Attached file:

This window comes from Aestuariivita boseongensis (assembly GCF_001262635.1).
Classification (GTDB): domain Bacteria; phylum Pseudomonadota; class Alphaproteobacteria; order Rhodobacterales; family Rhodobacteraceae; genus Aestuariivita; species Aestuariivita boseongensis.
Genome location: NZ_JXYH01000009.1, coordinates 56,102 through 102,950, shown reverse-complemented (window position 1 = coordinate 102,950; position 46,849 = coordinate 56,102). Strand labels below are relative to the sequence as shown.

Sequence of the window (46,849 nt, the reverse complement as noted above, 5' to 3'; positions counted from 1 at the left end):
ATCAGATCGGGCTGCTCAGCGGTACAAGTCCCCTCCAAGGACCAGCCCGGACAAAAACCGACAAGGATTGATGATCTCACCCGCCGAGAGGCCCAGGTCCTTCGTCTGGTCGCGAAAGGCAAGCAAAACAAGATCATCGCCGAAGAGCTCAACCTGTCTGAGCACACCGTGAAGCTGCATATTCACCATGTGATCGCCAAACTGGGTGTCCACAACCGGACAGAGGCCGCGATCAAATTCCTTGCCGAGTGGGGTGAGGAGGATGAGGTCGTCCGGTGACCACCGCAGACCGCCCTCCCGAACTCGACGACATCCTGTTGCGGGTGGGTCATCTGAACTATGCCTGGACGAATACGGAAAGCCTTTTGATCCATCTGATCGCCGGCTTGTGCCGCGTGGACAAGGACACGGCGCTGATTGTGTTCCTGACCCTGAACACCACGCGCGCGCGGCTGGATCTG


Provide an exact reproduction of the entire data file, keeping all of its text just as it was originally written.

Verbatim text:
This window comes from Aestuariivita boseongensis (assembly GCF_001262635.1).
Classification (GTDB): domain Bacteria; phylum Pseudomonadota; class Alphaproteobacteria; order Rhodobacterales; family Rhodobacteraceae; genus Aestuariivita; species Aestuariivita boseongensis.
Genome location: NZ_JXYH01000009.1, coordinates 56,102 through 102,950, shown reverse-complemented (window position 1 = coordinate 102,950; position 46,849 = coordinate 56,102). Strand labels below are relative to the sequence as shown.

Sequence of the window (46,849 nt, the reverse complement as noted above, 5' to 3'; positions counted from 1 at the left end):
ATCAGATCGGGCTGCTCAGCGGTACAAGTCCCCTCCAAGGACCAGCCCGGACAAAAACCGACAAGGATTGATGATCTCACCCGCCGAGAGGCCCAGGTCCTTCGTCTGGTCGCGAAAGGCAAGCAAAACAAGATCATCGCCGAAGAGCTCAACCTGTCTGAGCACACCGTGAAGCTGCATATTCACCATGTGATCGCCAAACTGGGTGTCCACAACCGGACAGAGGCCGCGATCAAATTCCTTGCCGAGTGGGGTGAGGAGGATGAGGTCGTCCGGTGACCACCGCAGACCGCCCTCCCGAACTCGACGACATCCTGTTGCGGGTGGGTCATCTGAACTATGCCTGGACGAATACGGAAAGCCTTTTGATCCATCTGATCGCCGGCTTGTGCCGCGTGGACAAGGACACGGCGCTGATTGTGTTCCTGACCCTGAACACCACGCGCGCGCGGCTGGATCTG